Cellerant researchers worked with specialized mice that are prone to an autoimmune condition that closely resembles human SLE. The study evaluated both non-ablative conditioning, which leaves the subject’s immune system intact, and fully myeloablative conditioning, which eradicates the subject’s immune system, prior to purified HSC treatment. Traditionally, full, and potentially lethal, myeloablative treatment was considered critical for engraftment success. The researchers found that non-ablative conditioning prior to HSC treatment was not only sufficient to ensure engraftment, but the procedure resulted in improved overall survival. The recipient subjects developed durable mixed chimerism, where the resulting immune system was a mixture of donor and recipient cells. Subjects with established autoimmune disease experienced a reversal of symptoms, including decreased appearance of proteinuria, of circulating immune complexes and of auto-antibodies to nuclear antigens.

The donors and recipients in this study were haplo-mismatched, yet successful engraftment was achieved and graft-versus-host disease (GVHD) was avoided. These results suggest that using a HCT treatment that has been purified of all or most host T cells and NK cells may eliminate the need for complete donor/patient stem cell matching. T-cells were not found to be necessary for engraftment in the procedures performed.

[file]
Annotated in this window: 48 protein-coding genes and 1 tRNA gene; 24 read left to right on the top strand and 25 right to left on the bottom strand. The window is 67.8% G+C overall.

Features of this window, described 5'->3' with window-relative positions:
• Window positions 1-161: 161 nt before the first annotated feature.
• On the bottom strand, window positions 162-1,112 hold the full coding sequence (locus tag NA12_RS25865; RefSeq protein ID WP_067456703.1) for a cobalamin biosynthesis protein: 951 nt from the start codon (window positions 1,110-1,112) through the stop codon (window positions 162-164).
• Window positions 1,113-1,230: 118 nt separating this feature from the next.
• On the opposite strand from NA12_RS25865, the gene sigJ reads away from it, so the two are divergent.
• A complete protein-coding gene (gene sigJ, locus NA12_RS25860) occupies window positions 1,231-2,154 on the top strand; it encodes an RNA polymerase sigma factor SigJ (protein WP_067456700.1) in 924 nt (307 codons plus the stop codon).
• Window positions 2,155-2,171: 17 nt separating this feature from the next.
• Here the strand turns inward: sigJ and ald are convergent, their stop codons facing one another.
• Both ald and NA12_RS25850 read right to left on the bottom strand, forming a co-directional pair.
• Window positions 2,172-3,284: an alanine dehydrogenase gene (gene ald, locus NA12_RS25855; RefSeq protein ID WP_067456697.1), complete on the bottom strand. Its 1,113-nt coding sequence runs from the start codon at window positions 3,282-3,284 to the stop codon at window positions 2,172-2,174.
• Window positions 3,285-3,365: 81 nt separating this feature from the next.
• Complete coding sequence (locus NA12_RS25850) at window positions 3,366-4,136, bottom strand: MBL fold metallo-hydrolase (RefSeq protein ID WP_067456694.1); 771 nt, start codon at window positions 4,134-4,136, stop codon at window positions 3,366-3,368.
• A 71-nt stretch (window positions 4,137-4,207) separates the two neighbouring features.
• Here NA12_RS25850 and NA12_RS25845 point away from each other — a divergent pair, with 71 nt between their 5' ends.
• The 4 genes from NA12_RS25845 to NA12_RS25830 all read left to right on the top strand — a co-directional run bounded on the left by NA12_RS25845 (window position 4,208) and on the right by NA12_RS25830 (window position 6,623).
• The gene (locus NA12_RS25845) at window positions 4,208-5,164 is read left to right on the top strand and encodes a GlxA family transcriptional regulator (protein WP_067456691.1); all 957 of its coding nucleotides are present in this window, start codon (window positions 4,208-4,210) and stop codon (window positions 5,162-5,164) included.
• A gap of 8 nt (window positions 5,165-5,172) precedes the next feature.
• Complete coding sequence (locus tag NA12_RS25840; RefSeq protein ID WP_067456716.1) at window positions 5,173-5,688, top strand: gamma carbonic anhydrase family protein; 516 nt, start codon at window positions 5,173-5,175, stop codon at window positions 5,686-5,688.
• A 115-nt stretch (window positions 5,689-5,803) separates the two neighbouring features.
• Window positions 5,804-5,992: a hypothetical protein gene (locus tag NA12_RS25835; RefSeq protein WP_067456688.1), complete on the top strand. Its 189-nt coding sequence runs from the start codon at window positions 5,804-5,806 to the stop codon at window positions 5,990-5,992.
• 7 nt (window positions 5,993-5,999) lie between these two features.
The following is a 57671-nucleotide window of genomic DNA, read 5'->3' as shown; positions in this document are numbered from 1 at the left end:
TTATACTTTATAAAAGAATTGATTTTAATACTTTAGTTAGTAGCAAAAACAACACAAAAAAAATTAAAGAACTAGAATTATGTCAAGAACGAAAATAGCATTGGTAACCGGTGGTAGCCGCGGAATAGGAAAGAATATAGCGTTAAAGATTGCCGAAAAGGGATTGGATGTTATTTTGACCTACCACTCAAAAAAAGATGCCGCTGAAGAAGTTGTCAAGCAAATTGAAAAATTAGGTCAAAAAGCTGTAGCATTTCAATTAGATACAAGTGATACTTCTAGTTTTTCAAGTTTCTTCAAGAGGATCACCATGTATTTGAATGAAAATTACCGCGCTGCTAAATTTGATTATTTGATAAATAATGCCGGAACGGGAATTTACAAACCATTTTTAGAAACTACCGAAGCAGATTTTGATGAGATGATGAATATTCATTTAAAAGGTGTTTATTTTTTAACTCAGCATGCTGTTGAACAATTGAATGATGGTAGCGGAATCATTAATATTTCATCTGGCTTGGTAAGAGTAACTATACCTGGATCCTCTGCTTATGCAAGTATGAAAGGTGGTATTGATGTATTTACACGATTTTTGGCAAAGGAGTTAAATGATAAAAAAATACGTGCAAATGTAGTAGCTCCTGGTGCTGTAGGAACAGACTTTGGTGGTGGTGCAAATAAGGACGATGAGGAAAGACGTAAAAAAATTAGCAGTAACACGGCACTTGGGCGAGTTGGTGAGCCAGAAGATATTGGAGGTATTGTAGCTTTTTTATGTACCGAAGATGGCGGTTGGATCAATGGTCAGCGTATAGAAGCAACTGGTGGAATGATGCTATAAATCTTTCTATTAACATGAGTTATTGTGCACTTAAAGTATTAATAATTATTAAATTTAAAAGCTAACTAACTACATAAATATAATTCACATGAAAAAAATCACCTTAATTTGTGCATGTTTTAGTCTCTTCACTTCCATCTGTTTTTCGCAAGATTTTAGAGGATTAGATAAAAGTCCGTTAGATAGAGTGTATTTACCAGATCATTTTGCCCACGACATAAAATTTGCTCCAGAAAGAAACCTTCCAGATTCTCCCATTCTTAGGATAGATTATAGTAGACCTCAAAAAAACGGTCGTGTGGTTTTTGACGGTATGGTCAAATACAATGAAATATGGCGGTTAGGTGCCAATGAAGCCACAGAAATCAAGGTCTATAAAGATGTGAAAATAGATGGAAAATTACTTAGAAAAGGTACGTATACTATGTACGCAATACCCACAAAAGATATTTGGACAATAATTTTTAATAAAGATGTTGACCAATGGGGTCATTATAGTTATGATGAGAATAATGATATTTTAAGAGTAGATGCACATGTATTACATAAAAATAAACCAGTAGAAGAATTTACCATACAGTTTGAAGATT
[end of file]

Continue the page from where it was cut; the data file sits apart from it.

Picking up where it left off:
About HSC

Cellerant’s highly purified hematopoietic (blood-forming) adult stem cells are isolated from donors or patients undergoing stem cell transplants. This process is designed to provide an improved outcome when used for stem cell transplant indications where a high level of purity is desired or required. After purification, this material contains only stem and progenitor cells, with no detectable contaminating cells such as tumor cells or the T-cells which cause graft-versus-host disease in donor-to-patient transplants. Cellerant is developing hematopoietic stem cells for cancer, genetic blood disorders and autoimmune disease.

In August of last year, Advanced Cell Technology’s alleged embryonic stem-cell research breakthrough (that wasn’t one) that supposedly “did not harm embryos” received blanket Old Media coverage. Yet, despite real news to report, Old Media is paying no attention to Cellerant’s announcement. A few different placements of Cellerant’s press release from five days ago will be the only things you’ll see in a Google News search.